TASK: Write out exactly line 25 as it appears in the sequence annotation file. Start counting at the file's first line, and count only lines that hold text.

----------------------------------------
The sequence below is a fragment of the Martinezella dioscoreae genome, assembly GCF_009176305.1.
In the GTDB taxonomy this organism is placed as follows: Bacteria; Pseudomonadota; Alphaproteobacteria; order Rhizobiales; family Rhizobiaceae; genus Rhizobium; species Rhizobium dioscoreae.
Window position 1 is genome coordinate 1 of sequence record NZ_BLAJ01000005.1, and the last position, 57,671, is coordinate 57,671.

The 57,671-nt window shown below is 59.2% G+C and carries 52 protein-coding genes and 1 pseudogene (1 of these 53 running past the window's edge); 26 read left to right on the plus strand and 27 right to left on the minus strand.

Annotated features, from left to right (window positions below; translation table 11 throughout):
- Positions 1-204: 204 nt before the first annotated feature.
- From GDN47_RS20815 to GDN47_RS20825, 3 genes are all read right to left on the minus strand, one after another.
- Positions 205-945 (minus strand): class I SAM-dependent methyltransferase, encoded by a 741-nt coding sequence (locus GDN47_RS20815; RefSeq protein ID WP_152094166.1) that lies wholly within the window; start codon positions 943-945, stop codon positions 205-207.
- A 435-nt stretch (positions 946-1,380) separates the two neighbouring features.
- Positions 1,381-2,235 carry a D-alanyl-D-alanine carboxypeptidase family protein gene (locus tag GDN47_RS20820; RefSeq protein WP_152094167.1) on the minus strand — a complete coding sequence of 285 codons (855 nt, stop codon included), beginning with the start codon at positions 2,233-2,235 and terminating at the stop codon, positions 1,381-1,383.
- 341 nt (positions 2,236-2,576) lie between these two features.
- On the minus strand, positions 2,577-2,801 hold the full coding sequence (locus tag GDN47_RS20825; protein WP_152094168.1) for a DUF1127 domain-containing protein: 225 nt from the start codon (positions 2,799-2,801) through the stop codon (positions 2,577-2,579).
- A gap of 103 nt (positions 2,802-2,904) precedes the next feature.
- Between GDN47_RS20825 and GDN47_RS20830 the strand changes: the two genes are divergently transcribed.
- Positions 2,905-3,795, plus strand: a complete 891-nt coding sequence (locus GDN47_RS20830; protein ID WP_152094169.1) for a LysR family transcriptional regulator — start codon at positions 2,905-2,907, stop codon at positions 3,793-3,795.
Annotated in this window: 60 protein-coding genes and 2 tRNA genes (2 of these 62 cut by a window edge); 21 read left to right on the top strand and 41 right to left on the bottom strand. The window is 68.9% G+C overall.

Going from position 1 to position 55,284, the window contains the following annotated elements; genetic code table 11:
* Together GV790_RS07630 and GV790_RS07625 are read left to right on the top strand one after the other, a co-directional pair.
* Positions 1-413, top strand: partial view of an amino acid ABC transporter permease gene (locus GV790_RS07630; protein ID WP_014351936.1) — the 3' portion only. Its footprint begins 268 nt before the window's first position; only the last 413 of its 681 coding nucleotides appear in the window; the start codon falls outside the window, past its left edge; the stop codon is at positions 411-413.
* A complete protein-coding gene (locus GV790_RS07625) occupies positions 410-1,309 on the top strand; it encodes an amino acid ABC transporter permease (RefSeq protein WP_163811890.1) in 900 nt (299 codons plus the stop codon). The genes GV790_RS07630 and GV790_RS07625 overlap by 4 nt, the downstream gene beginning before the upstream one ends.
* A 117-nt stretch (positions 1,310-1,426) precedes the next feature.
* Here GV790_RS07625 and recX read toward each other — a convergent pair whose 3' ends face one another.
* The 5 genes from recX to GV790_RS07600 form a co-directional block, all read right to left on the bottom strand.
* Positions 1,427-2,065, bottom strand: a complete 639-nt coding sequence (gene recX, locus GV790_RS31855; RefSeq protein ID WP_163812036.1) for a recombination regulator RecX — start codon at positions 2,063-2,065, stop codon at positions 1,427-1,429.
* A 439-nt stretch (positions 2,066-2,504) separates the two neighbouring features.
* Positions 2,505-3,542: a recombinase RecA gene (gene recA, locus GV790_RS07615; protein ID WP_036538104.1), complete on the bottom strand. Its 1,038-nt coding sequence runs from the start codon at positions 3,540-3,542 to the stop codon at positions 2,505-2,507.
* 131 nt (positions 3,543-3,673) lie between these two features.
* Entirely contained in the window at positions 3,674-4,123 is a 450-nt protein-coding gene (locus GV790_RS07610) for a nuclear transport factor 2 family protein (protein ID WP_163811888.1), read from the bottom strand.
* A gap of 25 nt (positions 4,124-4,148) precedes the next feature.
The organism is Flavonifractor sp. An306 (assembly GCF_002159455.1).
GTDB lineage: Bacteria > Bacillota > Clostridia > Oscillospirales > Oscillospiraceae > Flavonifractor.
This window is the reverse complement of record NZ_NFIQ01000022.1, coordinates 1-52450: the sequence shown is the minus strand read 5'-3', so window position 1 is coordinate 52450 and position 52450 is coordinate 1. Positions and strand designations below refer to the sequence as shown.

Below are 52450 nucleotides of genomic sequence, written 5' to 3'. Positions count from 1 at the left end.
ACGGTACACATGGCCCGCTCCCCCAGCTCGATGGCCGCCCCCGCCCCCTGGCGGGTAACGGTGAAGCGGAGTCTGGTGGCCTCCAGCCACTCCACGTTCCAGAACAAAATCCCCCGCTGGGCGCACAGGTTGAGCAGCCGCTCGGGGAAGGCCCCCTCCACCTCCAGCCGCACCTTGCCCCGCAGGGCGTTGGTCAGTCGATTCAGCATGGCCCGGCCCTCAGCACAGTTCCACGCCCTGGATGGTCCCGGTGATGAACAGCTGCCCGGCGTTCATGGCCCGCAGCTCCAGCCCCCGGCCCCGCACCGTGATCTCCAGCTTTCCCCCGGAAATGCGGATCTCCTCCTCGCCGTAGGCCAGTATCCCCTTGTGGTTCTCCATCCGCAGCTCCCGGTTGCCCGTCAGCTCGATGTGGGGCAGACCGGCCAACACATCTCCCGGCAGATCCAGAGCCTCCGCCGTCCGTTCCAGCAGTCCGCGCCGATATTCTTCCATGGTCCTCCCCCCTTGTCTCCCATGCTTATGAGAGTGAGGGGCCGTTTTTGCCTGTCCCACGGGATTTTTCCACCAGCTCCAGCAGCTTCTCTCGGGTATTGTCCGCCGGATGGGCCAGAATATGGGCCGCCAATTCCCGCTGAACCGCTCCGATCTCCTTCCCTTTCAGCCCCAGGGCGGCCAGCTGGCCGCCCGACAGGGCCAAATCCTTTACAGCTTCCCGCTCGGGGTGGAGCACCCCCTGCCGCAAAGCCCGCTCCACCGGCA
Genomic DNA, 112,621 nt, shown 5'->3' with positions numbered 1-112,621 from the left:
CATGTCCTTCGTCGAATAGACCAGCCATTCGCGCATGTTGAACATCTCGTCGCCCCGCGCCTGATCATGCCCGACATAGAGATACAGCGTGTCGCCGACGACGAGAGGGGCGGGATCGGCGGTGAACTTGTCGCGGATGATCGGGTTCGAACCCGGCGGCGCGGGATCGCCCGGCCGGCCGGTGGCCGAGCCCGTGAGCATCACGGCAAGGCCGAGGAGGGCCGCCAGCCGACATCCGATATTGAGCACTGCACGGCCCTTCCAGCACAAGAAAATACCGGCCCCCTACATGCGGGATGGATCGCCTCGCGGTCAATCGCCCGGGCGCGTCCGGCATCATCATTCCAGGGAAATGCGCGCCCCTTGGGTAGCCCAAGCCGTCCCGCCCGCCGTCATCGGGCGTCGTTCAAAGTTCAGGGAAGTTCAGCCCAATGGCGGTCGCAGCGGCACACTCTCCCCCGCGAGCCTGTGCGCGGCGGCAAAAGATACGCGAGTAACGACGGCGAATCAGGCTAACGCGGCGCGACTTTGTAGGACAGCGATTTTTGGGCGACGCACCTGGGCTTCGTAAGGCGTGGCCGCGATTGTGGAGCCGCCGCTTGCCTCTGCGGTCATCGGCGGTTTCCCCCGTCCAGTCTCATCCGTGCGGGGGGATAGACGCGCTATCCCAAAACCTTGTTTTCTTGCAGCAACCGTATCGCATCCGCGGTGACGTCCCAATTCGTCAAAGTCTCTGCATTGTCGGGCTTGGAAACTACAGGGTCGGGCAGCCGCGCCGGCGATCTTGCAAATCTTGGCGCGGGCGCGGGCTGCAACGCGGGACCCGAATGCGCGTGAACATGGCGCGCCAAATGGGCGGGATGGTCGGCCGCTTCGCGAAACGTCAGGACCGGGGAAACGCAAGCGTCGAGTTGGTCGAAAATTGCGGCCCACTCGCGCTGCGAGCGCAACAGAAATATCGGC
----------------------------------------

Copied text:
* A 439-nt stretch (positions 2,066-2,504) separates the two neighbouring features.